Exxon CEO Rex Tillerson, who bought his house with money made from oil drilling and fracking, filed a lawsuit and petitioned his Texas town council to block a water tower that would be used for fracking. Tillerson just vaulted so far into the lead for Least Self-Aware Person of 2014 that by the time December rolls around he'll still be up 45 million laps.
The Wall Street Journal reports:
He and his neighbors had filed suit to block the tower, saying it is illegal and would create "a noise nuisance and traffic hazards," in part because it would provide water for use in hydraulic fracturing.
Also known as "fracking," which the Journal notes drily is "a core part of Exxon's business."
It gets better. In the petition filed by Tillerson and his neighbors (which places the value of Tillerson's home/horse ranch north of $5 million, or one-eighth of his 2013 salary), they also worry about the negative side effects of the drilling operation.
(We included the part about the birds mostly in case you were wondering how lawyers referred to bird feces.)
It doesn't get much more not-in-my-backyard than "I make tens of millions of dollars a year running a company that creates noise nuisances and traffic hazards that I insist be located nowhere near my home." The Journal does point out that there are other fracking operations near Tillerson's house, including one run by a company that Exxon just bought. But they're not bird-dropping close, apparently.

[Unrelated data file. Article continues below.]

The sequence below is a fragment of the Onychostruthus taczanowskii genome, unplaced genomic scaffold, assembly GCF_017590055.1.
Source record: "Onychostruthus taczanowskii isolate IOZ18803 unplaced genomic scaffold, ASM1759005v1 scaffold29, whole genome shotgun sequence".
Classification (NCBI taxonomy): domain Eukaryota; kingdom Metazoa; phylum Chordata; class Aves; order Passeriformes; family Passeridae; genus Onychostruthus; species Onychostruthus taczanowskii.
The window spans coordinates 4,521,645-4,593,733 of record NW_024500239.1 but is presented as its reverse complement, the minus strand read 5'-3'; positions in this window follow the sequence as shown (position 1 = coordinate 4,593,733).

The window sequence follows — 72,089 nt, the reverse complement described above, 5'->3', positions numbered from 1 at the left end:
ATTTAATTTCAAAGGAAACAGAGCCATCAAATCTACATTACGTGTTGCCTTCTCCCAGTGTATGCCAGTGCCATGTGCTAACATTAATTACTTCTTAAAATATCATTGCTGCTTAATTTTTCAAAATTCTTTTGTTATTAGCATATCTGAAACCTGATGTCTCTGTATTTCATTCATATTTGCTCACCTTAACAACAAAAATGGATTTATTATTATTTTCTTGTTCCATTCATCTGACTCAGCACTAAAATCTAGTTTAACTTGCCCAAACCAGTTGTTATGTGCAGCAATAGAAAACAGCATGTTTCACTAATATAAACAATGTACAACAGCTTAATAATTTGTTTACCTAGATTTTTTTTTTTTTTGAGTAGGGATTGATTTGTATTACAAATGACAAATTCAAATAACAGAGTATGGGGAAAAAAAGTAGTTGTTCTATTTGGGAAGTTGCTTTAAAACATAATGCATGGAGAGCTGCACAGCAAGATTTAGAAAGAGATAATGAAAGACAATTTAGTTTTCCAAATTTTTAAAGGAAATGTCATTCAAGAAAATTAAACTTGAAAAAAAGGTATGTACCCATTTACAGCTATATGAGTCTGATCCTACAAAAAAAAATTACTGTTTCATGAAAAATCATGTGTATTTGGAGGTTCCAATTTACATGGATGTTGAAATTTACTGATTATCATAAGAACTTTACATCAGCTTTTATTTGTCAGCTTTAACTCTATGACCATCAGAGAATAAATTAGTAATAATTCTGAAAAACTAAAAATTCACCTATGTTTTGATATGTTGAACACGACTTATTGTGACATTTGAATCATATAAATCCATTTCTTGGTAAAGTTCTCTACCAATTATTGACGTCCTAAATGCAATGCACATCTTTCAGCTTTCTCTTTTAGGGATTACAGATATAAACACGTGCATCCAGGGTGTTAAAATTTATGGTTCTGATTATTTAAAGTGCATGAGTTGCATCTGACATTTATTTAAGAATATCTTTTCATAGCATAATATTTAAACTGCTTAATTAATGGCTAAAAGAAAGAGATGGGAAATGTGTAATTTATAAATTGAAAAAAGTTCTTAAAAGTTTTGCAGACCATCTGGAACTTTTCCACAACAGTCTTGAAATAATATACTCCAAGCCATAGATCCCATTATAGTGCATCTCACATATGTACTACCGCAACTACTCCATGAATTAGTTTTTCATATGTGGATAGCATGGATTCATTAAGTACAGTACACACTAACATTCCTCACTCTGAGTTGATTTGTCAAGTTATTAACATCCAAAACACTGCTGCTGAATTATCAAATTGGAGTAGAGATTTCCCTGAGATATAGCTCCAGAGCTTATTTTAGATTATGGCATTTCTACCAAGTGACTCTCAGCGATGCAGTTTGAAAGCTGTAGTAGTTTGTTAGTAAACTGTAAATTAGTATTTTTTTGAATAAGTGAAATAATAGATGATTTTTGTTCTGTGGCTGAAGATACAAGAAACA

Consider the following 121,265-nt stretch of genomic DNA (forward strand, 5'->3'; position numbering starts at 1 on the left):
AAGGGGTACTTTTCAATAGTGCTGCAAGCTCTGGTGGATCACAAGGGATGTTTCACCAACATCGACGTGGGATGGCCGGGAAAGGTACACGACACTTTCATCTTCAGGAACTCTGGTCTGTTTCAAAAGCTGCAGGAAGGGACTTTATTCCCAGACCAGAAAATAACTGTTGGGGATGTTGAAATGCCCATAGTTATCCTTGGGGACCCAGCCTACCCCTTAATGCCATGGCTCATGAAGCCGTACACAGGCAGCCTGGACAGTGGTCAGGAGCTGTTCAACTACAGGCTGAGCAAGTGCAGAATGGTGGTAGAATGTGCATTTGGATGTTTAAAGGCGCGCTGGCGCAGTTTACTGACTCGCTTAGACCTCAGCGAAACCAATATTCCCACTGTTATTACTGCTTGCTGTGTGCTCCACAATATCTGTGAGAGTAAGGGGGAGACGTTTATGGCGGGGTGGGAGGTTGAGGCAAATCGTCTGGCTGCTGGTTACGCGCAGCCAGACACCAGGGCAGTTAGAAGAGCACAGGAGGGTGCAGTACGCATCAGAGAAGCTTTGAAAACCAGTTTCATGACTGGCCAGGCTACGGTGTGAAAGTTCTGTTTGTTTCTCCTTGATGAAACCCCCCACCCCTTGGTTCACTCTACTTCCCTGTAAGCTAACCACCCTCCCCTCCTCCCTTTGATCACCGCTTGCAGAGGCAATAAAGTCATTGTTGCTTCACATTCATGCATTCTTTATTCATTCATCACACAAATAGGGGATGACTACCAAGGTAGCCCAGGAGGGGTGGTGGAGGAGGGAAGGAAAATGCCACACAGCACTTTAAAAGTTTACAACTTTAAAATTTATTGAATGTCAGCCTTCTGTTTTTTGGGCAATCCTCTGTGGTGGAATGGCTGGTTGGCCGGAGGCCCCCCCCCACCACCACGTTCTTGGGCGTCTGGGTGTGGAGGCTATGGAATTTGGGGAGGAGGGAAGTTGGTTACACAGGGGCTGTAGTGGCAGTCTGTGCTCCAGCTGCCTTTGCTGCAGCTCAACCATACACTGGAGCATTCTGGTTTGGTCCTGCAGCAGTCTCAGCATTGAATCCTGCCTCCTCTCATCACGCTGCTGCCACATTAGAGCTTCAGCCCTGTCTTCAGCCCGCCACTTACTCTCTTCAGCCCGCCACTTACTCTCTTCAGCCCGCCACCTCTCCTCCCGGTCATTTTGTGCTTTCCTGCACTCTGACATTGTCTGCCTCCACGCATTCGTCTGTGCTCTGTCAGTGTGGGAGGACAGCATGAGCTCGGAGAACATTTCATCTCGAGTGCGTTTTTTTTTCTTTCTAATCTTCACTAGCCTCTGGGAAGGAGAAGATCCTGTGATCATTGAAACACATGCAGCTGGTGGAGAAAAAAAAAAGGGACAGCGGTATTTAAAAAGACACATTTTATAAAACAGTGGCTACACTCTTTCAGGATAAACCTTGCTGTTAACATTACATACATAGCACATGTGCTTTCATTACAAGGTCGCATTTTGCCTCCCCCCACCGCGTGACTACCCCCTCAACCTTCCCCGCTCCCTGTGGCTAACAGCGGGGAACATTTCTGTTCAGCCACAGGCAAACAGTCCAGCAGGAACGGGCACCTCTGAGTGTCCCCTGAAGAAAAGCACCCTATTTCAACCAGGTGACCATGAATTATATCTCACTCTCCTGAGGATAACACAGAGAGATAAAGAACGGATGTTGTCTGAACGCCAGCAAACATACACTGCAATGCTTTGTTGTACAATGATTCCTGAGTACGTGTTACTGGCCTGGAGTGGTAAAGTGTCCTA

Tillerson's complained about fracking in the past. In 2012, he lamented that the rapid expansion of natural gas fracking, particularly over the Bakken shale formation in North Dakota and Montana, created a natural gas glut that was hurting profits. (Exxon's 2012 profits were "just shy of breaking global record.")
It's not yet clear how this affront to Tillerson's lifestyle will be resolved. But it's not like he's just one powerless man, railing against the system. The lead plaintiff in the case is none other than Richard K. Armey, also known as Dick Armey, former House majority leader. Just two average Joes, fighting the system they control.
This article is from the archive of our partner The Wire.